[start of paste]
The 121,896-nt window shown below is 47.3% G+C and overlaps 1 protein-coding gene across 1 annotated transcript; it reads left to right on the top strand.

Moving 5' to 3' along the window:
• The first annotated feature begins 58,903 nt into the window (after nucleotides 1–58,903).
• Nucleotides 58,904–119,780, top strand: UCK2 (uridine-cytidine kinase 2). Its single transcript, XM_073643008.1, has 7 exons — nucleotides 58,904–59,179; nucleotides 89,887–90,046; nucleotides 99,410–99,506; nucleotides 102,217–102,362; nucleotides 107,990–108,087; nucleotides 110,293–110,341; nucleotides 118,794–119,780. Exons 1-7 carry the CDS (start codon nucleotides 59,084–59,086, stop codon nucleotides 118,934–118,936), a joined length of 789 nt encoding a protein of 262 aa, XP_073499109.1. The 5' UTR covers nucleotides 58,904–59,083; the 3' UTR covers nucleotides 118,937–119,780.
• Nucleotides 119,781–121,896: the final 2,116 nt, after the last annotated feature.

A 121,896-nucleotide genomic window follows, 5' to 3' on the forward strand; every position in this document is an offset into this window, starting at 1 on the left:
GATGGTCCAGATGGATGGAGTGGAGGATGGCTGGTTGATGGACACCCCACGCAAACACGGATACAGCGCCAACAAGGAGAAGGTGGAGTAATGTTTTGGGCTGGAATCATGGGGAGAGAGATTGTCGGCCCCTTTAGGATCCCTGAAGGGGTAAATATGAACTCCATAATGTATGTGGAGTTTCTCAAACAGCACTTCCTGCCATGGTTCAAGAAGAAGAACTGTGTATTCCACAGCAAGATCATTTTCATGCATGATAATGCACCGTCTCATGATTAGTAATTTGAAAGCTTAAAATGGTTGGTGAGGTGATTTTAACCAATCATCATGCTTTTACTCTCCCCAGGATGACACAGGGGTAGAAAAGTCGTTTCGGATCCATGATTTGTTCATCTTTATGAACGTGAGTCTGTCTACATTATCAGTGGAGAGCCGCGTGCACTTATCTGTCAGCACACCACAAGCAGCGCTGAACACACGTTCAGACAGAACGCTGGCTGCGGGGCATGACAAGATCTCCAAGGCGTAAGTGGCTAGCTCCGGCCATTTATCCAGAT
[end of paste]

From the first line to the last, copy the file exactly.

The 121,896-nt window shown below is 47.3% G+C and overlaps 1 protein-coding gene across 1 annotated transcript; it reads left to right on the top strand.

Moving 5' to 3' along the window:
• The first annotated feature begins 58,903 nt into the window (after nucleotides 1–58,903).
• Nucleotides 58,904–119,780, top strand: UCK2 (uridine-cytidine kinase 2). Its single transcript, XM_073643008.1, has 7 exons — nucleotides 58,904–59,179; nucleotides 89,887–90,046; nucleotides 99,410–99,506; nucleotides 102,217–102,362; nucleotides 107,990–108,087; nucleotides 110,293–110,341; nucleotides 118,794–119,780. Exons 1-7 carry the CDS (start codon nucleotides 59,084–59,086, stop codon nucleotides 118,934–118,936), a joined length of 789 nt encoding a protein of 262 aa, XP_073499109.1. The 5' UTR covers nucleotides 58,904–59,083; the 3' UTR covers nucleotides 118,937–119,780.
• Nucleotides 119,781–121,896: the final 2,116 nt, after the last annotated feature.

A 121,896-nucleotide genomic window follows, 5' to 3' on the forward strand; every position in this document is an offset into this window, starting at 1 on the left:
GATGGTCCAGATGGATGGAGTGGAGGATGGCTGGTTGATGGACACCCCACGCAAACACGGATACAGCGCCAACAAGGAGAAGGTGGAGTAATGTTTTGGGCTGGAATCATGGGGAGAGAGATTGTCGGCCCCTTTAGGATCCCTGAAGGGGTAAATATGAACTCCATAATGTATGTGGAGTTTCTCAAACAGCACTTCCTGCCATGGTTCAAGAAGAAGAACTGTGTATTCCACAGCAAGATCATTTTCATGCATGATAATGCACCGTCTCATGATTAGTAATTTGAAAGCTTAAAATGGTTGGTGAGGTGATTTTAACCAATCATCATGCTTTTACTCTCCCCAGGATGACACAGGGGTAGAAAAGTCGTTTCGGATCCATGATTTGTTCATCTTTATGAACGTGAGTCTGTCTACATTATCAGTGGAGAGCCGCGTGCACTTATCTGTCAGCACACCACAAGCAGCGCTGAACACACGTTCAGACAGAACGCTGGCTGCGGGGCATGACAAGATCTCCAAGGCGTAAGTGGCTAGCTCCGGCCATTTATCCAGAT